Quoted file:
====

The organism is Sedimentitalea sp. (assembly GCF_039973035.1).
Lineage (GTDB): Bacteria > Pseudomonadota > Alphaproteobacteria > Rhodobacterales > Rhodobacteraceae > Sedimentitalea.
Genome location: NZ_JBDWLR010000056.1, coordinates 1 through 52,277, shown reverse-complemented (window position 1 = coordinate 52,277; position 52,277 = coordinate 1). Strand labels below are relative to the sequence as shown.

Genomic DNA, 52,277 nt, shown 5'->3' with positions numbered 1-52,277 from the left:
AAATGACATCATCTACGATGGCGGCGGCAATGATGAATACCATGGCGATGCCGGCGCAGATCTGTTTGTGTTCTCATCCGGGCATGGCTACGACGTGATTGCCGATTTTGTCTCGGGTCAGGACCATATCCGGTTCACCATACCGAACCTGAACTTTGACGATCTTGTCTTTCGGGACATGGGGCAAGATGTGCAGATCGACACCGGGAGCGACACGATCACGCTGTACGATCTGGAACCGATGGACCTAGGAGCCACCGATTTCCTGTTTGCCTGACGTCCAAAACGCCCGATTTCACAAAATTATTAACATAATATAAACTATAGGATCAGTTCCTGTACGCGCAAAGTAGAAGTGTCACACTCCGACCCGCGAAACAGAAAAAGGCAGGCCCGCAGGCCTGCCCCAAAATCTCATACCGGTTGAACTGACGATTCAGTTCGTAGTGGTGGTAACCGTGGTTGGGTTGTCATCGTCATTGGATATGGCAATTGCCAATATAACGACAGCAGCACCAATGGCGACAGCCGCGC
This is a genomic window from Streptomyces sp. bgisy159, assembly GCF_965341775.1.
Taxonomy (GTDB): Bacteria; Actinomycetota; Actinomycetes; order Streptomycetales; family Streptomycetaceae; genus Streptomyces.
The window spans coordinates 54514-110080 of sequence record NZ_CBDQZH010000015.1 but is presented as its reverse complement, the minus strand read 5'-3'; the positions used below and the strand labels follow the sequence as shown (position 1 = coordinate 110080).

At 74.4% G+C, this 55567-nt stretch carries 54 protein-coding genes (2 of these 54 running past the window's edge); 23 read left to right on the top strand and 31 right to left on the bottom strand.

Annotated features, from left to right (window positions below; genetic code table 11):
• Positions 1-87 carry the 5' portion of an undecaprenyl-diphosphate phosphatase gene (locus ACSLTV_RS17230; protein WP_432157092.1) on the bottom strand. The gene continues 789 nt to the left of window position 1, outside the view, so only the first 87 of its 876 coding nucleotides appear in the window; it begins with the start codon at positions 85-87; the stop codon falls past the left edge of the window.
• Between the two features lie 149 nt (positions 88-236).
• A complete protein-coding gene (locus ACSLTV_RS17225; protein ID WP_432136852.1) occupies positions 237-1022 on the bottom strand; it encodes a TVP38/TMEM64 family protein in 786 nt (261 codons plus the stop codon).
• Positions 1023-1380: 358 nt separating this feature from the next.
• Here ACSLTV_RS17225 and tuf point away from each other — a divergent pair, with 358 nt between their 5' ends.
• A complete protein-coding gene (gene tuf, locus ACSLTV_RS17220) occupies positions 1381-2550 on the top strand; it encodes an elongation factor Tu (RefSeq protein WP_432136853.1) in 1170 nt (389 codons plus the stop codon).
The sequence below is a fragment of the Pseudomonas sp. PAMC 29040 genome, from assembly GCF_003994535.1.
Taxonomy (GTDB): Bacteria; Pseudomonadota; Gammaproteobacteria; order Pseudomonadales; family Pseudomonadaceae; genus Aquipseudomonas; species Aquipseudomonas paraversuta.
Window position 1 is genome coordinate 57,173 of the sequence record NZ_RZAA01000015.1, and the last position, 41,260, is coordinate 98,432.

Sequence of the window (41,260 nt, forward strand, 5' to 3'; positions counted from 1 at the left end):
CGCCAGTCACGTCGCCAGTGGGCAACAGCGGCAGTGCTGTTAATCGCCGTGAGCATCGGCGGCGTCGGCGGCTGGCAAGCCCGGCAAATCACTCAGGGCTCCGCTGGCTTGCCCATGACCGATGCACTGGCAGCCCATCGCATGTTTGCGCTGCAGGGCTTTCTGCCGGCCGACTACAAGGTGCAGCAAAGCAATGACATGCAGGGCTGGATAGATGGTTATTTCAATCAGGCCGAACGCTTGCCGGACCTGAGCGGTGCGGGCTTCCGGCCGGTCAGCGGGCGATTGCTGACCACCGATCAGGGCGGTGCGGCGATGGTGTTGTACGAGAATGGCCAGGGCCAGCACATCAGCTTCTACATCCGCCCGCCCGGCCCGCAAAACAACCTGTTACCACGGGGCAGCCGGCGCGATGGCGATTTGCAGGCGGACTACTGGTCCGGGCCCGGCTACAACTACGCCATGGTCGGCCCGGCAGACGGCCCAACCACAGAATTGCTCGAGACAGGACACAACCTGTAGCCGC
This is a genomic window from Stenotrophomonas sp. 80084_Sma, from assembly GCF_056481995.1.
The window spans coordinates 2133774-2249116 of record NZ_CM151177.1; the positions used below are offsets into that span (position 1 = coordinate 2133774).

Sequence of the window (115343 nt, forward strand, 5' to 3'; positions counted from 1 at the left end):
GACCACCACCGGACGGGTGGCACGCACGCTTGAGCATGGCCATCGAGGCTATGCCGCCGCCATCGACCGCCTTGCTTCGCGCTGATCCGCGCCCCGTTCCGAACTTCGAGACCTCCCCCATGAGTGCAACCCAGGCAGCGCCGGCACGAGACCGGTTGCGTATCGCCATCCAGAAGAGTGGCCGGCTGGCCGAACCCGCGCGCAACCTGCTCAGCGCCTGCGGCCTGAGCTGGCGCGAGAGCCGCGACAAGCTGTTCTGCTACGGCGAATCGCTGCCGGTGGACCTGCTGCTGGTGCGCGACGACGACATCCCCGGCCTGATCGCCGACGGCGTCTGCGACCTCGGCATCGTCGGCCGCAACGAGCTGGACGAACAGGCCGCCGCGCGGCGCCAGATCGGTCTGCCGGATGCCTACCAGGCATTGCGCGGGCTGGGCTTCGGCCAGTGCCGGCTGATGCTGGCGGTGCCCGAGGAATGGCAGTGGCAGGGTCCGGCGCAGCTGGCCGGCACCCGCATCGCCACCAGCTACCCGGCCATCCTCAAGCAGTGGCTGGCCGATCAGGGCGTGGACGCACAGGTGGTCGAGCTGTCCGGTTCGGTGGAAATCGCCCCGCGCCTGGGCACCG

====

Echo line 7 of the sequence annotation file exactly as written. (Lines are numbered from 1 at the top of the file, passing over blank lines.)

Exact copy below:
Taxonomy (GTDB): Bacteria; Actinomycetota; Actinomycetes; order Streptomycetales; family Streptomycetaceae; genus Streptomyces.